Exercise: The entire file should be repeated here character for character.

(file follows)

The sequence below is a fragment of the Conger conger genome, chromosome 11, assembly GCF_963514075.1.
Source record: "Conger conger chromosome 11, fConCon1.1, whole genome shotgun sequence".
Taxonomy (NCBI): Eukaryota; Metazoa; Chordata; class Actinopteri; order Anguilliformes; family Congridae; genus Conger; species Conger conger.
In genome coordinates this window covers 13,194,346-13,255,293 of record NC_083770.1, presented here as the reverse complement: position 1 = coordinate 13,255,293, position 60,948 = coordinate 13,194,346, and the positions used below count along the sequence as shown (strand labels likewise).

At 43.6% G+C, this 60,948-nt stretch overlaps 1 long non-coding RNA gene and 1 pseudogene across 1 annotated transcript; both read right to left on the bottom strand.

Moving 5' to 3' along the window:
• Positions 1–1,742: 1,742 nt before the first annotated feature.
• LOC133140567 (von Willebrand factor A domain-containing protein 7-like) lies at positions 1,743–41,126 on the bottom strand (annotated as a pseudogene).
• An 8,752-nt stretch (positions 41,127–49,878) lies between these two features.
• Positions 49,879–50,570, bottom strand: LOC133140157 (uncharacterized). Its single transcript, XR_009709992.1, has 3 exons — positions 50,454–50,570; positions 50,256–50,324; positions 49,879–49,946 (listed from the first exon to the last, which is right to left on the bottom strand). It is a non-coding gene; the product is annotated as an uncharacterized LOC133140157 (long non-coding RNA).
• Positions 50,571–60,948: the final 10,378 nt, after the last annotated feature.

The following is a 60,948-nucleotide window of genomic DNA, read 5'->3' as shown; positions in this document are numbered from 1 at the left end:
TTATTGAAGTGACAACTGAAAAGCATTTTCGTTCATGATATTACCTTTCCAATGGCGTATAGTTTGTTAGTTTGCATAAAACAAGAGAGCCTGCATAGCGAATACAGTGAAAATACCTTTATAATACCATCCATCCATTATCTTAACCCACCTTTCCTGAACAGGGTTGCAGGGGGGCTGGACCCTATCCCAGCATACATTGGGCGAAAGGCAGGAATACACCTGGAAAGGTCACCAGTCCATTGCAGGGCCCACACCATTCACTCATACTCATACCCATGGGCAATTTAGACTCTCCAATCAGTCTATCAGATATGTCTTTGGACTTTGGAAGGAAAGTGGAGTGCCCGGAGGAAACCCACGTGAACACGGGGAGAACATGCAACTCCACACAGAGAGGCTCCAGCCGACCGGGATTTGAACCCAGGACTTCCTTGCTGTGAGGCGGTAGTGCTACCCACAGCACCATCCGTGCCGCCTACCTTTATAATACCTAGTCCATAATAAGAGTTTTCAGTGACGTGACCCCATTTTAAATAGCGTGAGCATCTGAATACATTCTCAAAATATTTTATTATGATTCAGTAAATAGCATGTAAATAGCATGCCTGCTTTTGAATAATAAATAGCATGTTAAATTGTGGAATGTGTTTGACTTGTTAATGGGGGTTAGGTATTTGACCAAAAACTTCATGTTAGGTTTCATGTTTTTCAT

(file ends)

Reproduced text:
The sequence below is a fragment of the Conger conger genome, chromosome 11, assembly GCF_963514075.1.
Source record: "Conger conger chromosome 11, fConCon1.1, whole genome shotgun sequence".
Taxonomy (NCBI): Eukaryota; Metazoa; Chordata; class Actinopteri; order Anguilliformes; family Congridae; genus Conger; species Conger conger.
In genome coordinates this window covers 13,194,346-13,255,293 of record NC_083770.1, presented here as the reverse complement: position 1 = coordinate 13,255,293, position 60,948 = coordinate 13,194,346, and the positions used below count along the sequence as shown (strand labels likewise).

At 43.6% G+C, this 60,948-nt stretch overlaps 1 long non-coding RNA gene and 1 pseudogene across 1 annotated transcript; both read right to left on the bottom strand.

Moving 5' to 3' along the window:
• Positions 1–1,742: 1,742 nt before the first annotated feature.
• LOC133140567 (von Willebrand factor A domain-containing protein 7-like) lies at positions 1,743–41,126 on the bottom strand (annotated as a pseudogene).
• An 8,752-nt stretch (positions 41,127–49,878) lies between these two features.
• Positions 49,879–50,570, bottom strand: LOC133140157 (uncharacterized). Its single transcript, XR_009709992.1, has 3 exons — positions 50,454–50,570; positions 50,256–50,324; positions 49,879–49,946 (listed from the first exon to the last, which is right to left on the bottom strand). It is a non-coding gene; the product is annotated as an uncharacterized LOC133140157 (long non-coding RNA).
• Positions 50,571–60,948: the final 10,378 nt, after the last annotated feature.

The following is a 60,948-nucleotide window of genomic DNA, read 5'->3' as shown; positions in this document are numbered from 1 at the left end:
TTATTGAAGTGACAACTGAAAAGCATTTTCGTTCATGATATTACCTTTCCAATGGCGTATAGTTTGTTAGTTTGCATAAAACAAGAGAGCCTGCATAGCGAATACAGTGAAAATACCTTTATAATACCATCCATCCATTATCTTAACCCACCTTTCCTGAACAGGGTTGCAGGGGGGCTGGACCCTATCCCAGCATACATTGGGCGAAAGGCAGGAATACACCTGGAAAGGTCACCAGTCCATTGCAGGGCCCACACCATTCACTCATACTCATACCCATGGGCAATTTAGACTCTCCAATCAGTCTATCAGATATGTCTTTGGACTTTGGAAGGAAAGTGGAGTGCCCGGAGGAAACCCACGTGAACACGGGGAGAACATGCAACTCCACACAGAGAGGCTCCAGCCGACCGGGATTTGAACCCAGGACTTCCTTGCTGTGAGGCGGTAGTGCTACCCACAGCACCATCCGTGCCGCCTACCTTTATAATACCTAGTCCATAATAAGAGTTTTCAGTGACGTGACCCCATTTTAAATAGCGTGAGCATCTGAATACATTCTCAAAATATTTTATTATGATTCAGTAAATAGCATGTAAATAGCATGCCTGCTTTTGAATAATAAATAGCATGTTAAATTGTGGAATGTGTTTGACTTGTTAATGGGGGTTAGGTATTTGACCAAAAACTTCATGTTAGGTTTCATGTTTTTCAT